Teaching Newspeak: A Russian-Language Discussion Section in an Undergraduate Soviet History Course

Elena Boudovskaia, University of California, Los Angeles

—Looks like there's going to be a war.

—What makes you think so?

—The word "however" came up three times in today's Pravda editorial.

(From an authentic conversation of two Russians in 1961)

This anecdote provides an example of a valid approach to texts in Newspeak, the language of Soviet newspapers and party officials. One cannot take Newspeak texts at face value: they are repetitive or self-contradictory or both. But although their message is elusive, they do convey a message, and it is available to anyone who knows how to decipher it.

Soviet texts were the core of the materials I used in teaching a Russian-language discussion section in the undergraduate course "Revolutionary Russia and the Soviet Union" taught by Professor Arch Getty of the Department of History, UCLA. This presentation deals with some of the aspects of teaching Russian in a content-based mode, when students are concurrently taught a subject and the foreign language needed to master it.

Authentic materials in content-based instruction provide the best environment for acquiring language for meaningful communication (Krashen 1984, Snow 1991, Celce-Murcia & Olshtain 2000), and the Newspeak texts we read were nothing if not authentic: they are the first and often the only type of text one discovers when looking for information. Without special analysis, however, they make little sense and cannot serve as tokens of meaningful communication. Thus, the first thing I had to teach were rules of thumb like 1) "Don't believe everything you read," 2) "Find out a) who the author is and b) who his audience is. Then you can determine what kinds of lies will be present in the text," 3) "Ignore statements, look for assumptions: if the author says something has been radically improved, it means it was really bad and needed an immediate fix," 4) "Figure out what you can from statistics and percentages, but don't take them at face value", etc.

Besides the Newspeak challenge, I had to face the challenge of two groups of learners with very different language levels and needs: heritage speakers and native speakers of English. Heritage speakers, who were in the majority, naturally had fewer problems with grammar, vocabulary, and listening and reading comprehension, but they were far from native in their knowledge of Russian reality: they were as lacking as the native English speakers in the habit of distrusting any printed document and hence in the analytical skills to deal with them. English speakers needed special assistance in developing the ability to derive meaning from context.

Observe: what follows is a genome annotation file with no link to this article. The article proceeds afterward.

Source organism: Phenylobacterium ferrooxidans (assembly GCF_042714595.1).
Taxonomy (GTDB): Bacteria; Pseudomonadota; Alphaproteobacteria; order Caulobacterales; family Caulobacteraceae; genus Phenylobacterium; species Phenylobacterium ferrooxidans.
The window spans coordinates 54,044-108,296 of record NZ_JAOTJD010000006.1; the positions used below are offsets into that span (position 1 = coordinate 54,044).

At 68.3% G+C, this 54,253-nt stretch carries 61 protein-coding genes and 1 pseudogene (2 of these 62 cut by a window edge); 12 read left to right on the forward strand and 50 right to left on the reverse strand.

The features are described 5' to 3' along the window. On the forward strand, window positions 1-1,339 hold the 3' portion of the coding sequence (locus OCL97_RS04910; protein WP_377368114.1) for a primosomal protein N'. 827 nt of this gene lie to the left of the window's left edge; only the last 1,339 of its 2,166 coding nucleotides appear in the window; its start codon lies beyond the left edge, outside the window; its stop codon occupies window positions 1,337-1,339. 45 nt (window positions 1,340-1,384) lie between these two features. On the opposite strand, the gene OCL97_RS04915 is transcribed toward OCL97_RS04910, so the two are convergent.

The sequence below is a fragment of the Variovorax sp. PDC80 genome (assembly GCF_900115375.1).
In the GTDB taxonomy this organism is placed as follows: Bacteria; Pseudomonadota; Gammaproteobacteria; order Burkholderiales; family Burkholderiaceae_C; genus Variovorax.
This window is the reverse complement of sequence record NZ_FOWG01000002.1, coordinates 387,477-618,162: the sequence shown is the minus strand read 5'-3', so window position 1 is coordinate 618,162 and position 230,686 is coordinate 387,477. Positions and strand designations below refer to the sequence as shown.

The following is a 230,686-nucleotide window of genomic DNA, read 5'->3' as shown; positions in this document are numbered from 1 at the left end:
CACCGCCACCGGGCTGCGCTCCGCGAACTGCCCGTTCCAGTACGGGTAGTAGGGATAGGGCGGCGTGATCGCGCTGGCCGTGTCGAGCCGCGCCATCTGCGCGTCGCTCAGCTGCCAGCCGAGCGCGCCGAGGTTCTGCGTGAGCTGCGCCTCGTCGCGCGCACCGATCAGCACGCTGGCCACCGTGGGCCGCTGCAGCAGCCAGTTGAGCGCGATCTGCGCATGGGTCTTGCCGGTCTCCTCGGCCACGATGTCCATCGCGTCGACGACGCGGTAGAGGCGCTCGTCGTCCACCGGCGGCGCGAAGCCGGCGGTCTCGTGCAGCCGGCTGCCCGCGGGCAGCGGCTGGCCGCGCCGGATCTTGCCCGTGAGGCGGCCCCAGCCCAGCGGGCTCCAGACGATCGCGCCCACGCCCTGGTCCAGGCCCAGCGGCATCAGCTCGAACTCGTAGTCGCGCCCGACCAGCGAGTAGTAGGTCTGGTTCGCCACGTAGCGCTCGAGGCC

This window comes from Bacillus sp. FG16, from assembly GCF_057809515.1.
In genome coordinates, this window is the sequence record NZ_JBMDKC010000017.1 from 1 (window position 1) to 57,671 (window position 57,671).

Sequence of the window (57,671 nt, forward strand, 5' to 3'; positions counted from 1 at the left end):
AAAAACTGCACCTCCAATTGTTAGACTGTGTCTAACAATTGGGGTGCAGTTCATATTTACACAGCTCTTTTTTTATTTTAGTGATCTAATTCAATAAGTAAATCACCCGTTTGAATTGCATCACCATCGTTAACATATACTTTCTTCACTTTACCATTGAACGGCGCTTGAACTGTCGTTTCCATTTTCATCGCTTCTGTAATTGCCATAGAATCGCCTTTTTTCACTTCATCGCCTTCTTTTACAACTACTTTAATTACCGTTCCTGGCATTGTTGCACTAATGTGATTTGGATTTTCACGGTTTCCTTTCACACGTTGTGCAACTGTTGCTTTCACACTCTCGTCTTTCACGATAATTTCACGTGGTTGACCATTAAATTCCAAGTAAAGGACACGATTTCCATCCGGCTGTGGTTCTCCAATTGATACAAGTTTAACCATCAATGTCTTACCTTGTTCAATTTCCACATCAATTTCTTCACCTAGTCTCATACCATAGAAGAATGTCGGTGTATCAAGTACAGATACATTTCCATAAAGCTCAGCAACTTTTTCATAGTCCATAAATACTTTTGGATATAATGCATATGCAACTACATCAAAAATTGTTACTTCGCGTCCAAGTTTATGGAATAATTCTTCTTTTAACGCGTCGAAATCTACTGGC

But both groups benefited from the course, though in different ways. English speakers became more confident in speaking after discussing their topics with heritage speakers. They increased their vocabulary significantly and put their new knowledge to the test by translating a Russian document for the term paper. Heritage speakers too needed to improve their vocabulary and come to grips with their characteristic errors. From their term paper, an analysis in Russian of several Soviet documents, they gained a greater awareness of the difference between the colloquial Russian they use and the official language.

Equally important, both groups started to experiment with interpreting concepts of Soviet ideology, assigning meanings of their own to events distorted by the official Soviet version. Even though their interpretations do not yet always coincide with the understanding of the events by an adult Russian, they show the students developing an interest in the phenomenon and the sophistication they will need in their attempts to reconstruct Soviet reality and its impact on the Russian mentality.

Another important component of the class consisted in having heritage speakers check the official Soviet version against personal and family memories. Encouraged by my comments about my family's and my own experience of various periods of Soviet history, they asked their own parents and grandparents about their experience and reported their findings to the class. Heritage speakers thus came to view and value their families as living testimony, and their heritage culture started to make more sense to them. English speakers lacked this opportunity, of course, but they too profited from it: it gave them an appreciation of live subjects as bearers of history and culture.